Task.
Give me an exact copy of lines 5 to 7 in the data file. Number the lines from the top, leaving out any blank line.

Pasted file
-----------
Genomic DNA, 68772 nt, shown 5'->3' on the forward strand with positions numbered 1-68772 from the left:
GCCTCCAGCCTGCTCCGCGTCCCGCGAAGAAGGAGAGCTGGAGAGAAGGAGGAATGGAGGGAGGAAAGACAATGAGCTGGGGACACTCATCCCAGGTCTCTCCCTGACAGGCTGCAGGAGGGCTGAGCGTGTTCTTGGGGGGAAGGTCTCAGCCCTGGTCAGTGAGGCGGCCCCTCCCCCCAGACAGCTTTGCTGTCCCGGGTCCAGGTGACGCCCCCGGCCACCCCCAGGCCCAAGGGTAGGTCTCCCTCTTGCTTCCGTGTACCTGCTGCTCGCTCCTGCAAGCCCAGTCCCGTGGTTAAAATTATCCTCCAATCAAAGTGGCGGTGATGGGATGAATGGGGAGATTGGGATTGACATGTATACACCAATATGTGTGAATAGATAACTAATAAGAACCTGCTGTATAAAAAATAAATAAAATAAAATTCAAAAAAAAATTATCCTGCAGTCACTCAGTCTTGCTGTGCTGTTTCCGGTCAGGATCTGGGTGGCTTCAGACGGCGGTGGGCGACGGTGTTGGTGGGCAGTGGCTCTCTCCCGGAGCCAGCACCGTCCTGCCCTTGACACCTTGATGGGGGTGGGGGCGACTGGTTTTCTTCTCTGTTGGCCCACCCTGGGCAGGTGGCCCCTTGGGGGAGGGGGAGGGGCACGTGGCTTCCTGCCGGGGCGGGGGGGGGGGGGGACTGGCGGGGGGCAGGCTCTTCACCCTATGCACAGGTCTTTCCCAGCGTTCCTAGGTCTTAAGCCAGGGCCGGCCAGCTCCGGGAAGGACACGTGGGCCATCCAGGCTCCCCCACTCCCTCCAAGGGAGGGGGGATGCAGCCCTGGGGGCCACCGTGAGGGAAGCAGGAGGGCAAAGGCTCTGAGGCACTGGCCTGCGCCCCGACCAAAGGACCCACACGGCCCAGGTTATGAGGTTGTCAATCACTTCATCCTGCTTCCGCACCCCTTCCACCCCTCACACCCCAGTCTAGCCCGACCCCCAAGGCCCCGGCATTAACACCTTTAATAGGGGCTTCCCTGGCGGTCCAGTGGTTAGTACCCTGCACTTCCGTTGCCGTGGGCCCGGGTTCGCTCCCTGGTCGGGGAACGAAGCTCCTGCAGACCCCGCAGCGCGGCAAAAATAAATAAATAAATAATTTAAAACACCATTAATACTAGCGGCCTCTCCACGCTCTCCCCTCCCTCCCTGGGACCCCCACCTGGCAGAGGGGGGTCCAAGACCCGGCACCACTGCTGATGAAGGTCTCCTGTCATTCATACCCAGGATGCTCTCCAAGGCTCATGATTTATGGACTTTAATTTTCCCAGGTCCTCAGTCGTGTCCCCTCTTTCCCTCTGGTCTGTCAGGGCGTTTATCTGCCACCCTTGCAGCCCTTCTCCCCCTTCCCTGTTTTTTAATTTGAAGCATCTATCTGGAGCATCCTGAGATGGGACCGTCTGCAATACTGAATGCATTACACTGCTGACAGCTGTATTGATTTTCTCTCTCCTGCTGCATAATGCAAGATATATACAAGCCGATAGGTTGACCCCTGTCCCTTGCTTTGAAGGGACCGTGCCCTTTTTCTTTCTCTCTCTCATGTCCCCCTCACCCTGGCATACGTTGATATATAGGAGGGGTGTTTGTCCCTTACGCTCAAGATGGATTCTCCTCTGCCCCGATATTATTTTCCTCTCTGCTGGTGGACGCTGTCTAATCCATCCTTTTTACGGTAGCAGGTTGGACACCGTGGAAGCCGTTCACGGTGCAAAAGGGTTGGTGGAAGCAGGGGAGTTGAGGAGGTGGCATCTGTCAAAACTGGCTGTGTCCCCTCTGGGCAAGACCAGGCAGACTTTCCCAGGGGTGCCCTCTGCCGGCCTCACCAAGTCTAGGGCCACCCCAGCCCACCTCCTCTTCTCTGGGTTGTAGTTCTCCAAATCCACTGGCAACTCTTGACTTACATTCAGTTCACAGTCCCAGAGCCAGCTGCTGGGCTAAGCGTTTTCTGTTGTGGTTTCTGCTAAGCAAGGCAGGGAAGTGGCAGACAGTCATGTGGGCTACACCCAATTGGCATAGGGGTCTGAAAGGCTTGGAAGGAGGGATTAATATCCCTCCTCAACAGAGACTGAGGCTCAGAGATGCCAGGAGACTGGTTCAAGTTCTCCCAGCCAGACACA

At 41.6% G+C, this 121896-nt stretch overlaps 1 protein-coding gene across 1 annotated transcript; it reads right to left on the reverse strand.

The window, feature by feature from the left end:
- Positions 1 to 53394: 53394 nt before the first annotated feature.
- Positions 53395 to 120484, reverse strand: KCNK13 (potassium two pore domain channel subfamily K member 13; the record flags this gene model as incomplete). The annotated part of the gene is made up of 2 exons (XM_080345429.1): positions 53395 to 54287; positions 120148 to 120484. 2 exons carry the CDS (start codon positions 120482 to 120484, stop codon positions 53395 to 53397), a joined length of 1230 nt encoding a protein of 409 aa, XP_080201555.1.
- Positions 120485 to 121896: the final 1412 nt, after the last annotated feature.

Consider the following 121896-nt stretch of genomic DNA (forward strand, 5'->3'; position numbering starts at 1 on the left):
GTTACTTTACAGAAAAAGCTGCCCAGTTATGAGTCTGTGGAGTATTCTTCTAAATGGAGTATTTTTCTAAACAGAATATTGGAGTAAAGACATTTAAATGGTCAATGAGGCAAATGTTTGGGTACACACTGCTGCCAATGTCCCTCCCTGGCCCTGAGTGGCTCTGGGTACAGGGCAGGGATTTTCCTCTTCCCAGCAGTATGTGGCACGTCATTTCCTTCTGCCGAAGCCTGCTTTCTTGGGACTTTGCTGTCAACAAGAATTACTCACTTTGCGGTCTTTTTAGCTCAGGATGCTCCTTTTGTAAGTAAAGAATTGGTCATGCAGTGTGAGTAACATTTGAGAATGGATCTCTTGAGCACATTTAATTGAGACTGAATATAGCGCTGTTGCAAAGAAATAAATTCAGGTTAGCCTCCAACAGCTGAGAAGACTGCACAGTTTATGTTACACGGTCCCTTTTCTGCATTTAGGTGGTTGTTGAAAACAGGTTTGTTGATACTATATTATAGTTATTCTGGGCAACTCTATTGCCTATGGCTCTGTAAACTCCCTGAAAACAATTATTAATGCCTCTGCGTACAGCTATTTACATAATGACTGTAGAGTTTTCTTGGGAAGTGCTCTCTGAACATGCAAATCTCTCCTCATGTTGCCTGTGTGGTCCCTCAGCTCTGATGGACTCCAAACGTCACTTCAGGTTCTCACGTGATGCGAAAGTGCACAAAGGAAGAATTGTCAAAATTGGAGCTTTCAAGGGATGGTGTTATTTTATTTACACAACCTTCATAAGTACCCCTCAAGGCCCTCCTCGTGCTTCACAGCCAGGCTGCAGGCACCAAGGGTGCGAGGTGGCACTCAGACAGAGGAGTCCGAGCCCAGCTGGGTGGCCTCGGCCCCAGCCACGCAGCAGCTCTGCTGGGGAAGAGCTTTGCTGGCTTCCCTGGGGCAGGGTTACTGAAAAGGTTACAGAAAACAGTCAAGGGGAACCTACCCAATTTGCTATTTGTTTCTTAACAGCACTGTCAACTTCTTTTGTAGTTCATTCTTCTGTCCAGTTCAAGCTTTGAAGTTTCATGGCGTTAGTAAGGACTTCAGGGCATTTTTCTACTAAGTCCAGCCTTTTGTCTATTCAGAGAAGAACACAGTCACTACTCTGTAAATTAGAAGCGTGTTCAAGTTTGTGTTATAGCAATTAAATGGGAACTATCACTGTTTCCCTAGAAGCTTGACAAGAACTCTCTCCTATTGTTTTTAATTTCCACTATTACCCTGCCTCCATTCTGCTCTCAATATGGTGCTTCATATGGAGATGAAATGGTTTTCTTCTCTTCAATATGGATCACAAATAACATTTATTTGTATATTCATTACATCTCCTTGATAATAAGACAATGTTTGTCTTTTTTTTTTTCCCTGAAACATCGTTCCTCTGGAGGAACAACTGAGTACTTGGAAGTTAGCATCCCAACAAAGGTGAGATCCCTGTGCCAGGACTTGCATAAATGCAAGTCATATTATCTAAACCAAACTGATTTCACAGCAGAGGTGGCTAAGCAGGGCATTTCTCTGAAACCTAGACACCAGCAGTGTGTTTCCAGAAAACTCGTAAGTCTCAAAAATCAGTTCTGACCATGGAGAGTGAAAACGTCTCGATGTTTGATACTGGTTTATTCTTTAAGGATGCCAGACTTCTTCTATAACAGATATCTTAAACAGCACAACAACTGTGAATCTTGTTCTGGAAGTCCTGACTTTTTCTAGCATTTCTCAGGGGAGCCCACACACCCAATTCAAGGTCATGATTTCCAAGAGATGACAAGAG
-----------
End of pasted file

- Positions 1 to 53394: 53394 nt before the first annotated feature.
- Positions 53395 to 120484, reverse strand: KCNK13 (potassium two pore domain channel subfamily K member 13; the record flags this gene model as incomplete). The annotated part of the gene is made up of 2 exons (XM_080345429.1): positions 53395 to 54287; positions 120148 to 120484. 2 exons carry the CDS (start codon positions 120482 to 120484, stop codon positions 53395 to 53397), a joined length of 1230 nt encoding a protein of 409 aa, XP_080201555.1.
- Positions 120485 to 121896: the final 1412 nt, after the last annotated feature.